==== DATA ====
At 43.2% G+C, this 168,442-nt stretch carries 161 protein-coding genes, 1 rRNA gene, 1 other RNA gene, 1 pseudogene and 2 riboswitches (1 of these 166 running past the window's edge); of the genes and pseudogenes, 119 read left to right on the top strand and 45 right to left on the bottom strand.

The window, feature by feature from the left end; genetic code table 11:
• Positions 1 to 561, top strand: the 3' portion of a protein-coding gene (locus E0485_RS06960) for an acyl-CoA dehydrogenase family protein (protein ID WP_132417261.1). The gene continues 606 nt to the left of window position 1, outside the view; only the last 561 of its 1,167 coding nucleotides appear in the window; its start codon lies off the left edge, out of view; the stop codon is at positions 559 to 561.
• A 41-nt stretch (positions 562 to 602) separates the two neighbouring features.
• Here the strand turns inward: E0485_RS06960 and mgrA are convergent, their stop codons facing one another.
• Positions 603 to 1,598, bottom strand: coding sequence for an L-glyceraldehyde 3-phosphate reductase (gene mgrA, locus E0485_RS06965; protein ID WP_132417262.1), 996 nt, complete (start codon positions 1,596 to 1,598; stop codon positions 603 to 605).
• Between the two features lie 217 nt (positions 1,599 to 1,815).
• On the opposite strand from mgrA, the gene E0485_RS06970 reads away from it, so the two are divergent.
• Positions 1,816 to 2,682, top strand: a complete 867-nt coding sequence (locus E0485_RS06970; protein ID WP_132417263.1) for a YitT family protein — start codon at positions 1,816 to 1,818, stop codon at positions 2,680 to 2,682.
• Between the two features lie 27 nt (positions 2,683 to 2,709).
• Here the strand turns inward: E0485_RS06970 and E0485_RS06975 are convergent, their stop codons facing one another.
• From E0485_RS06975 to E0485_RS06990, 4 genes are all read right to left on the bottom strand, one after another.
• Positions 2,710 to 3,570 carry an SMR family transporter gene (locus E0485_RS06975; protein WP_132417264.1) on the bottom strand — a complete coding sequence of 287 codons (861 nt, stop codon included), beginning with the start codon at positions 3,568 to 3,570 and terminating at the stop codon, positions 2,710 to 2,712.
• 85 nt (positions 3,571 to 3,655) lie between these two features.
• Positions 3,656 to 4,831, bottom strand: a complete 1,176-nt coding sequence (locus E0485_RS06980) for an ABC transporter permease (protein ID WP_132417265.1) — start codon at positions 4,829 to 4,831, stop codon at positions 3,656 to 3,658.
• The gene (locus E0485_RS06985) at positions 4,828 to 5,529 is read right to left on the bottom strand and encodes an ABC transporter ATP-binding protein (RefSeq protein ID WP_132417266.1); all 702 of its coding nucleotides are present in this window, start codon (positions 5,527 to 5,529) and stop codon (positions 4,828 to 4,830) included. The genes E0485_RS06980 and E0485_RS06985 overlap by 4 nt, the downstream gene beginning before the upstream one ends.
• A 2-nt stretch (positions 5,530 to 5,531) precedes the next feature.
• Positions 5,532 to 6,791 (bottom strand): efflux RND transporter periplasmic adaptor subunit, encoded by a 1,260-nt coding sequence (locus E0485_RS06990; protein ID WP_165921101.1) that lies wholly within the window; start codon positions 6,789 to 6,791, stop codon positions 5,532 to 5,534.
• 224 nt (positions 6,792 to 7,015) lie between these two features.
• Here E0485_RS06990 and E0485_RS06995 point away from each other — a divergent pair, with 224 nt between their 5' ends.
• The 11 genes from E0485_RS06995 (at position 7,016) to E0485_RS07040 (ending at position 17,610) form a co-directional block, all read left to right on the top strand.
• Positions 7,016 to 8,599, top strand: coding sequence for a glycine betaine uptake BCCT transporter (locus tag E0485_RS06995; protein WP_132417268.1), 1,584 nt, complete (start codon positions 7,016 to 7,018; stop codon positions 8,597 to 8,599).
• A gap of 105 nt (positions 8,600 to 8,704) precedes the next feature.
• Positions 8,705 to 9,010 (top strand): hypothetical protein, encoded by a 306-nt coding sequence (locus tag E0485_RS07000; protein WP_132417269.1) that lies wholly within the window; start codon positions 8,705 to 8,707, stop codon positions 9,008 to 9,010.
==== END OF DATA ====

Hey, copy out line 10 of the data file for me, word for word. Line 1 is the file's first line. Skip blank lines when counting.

• Between the two features lie 27 nt (positions 2,683 to 2,709).